Southeast Asia a ‘hotspot’ for antibiotic abuse, FAO official says

Above, a plate coated with an antibiotic-resistant bacteria called Klebsiella with a mutation called NDM 1 and then exposed to various antibiotics is seen at the Health Protection Agency in London in this 2011 photo. (Reuters)
Updated 31 January 2018
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Southeast Asia a ‘hotspot’ for antibiotic abuse, FAO official says

BANGKOK: Overuse and misuse of antibiotics in food is rife in Southeast Asia, a Food and Agriculture Organization (FAO) official said on Wednesday, warning of serious risks for people and animals as bacterial infections become more resistant to treatment.
The official from the United Nations’ food agency issued the warning on the sidelines of an international meeting in Bangkok focused on antimicrobial resistance (AMR).
FAO’s Chief Veterinary Officer Juan Lubroth said in Bangkok that threat of antimicrobial resistance (AMR) was magnified in places, like Asia’s megacities, where there was high population growth and intense food and agriculture production.
“Here in Southeast Asia … we would consider it a hotspot because of the population growth, urbanization dynamics, the production of food,” Lubroth said.
A report published on Monday by the World Health Organization said that a new global surveillance system had found widespread occurrence of antibiotic resistance among 500,000 people with suspected bacterial infections across 22 countries.
“Some of the world’s most common – and potentially most dangerous – infections are proving drug-resistant,” Marc Sprenger, director of WHO’s Antimicrobial Resistance Secretariat, said in a statement.
A 2016 report by economist Jim O’Neill, commissioned by the British government, projects $100 trillion in losses by 2050 if nothing is done to reverse the trend, and estimated that the annual toll resulting from AMR will climb to 10 million deaths in the next 35 years.
“Ninety percent of those deaths would be in the developing world, and that is scary,” Lubroth said.
He said the FAO advocates educating farmers about the dangers of using antibiotics to promote growth in animals, and stronger enforcement of rules governing food production.
“It’s not only about having the rules in black and white, they need to be applied.”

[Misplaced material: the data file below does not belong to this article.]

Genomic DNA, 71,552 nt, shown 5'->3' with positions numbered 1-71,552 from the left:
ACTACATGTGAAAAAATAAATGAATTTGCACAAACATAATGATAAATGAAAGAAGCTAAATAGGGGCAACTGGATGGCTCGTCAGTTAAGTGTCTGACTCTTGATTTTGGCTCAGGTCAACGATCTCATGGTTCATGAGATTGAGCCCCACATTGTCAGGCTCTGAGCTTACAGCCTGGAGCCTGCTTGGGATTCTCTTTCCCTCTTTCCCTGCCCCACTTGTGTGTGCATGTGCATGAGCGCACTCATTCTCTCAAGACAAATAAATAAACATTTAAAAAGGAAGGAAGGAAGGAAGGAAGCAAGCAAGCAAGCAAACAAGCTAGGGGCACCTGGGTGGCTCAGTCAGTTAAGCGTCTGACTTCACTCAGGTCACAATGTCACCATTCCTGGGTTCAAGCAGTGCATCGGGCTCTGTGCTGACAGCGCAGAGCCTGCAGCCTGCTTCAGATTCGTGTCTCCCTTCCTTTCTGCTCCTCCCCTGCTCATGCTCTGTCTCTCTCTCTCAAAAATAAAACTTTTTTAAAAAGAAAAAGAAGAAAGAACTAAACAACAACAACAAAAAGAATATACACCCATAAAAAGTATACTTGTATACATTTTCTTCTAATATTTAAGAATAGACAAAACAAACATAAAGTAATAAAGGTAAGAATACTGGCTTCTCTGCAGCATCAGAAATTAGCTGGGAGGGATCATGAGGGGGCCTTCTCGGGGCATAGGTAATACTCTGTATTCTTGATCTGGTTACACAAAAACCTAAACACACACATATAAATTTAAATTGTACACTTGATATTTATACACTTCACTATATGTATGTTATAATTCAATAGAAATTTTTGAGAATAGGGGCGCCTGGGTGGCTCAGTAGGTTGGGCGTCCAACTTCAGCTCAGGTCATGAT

Family favorites: Toto’s famous spaghetti and meatballs soup

Updated 21 May 2018
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Family favorites: Toto’s famous spaghetti and meatballs soup

This hearty dish is the middle point between spaghetti and meatballs and soup. It is a family favorite in my household, my kids love it and ask for seconds — and thirds sometimes! As any mother of picky eaters knows, this is a dream come true and I promise you, this soup will have your kids slurping from the bowl.

I was first introduced to this delicious meal by my mother-in-law, whom we affectionately call Toto, and ever since then, it’s become known as Toto’s famous spaghetti and meatballs soup in our home.

It is perfect for a satisfying iftar dish, so why not try it today?

 

Ingredients:

Store bought spaghetti (Toto makes hers from scratch. If you can do that, kudos to you, if not just use store bought spaghetti).

Two peeled potatoes cut into large cubes.

Half-a-pound of minced meat.

One onion, chopped finely.

Six ripe tomatoes and two  tablespoons of tomato paste.

Five garlic cloves, crushed.

A handful of chopped coriander leaves.

 

 Method:

Combine the tomatoes and tomato paste with one liter of water in a blender, with salt and pepper to taste. Transfer the mixture into a big pot on the stovetop and bring it to a boil, then lower the heat to let it simmer.  

In a separate bowl, add the minced meat, onions and garlic, with a dash of salt and pepper. Mix until well incorporated and roll into small meatballs.

Cook the meatballs through in a sizzling, oiled pan. Transfer the meatballs into the pot with the simmering tomato soup.

Add the peeled potatoes that have been cut into chunks into the soup.

Let it cook for 10 minutes and add the spaghetti. Continue to cook the dish until the spaghetti is al dente and serve with a garnish of freshly chopped coriander leaves.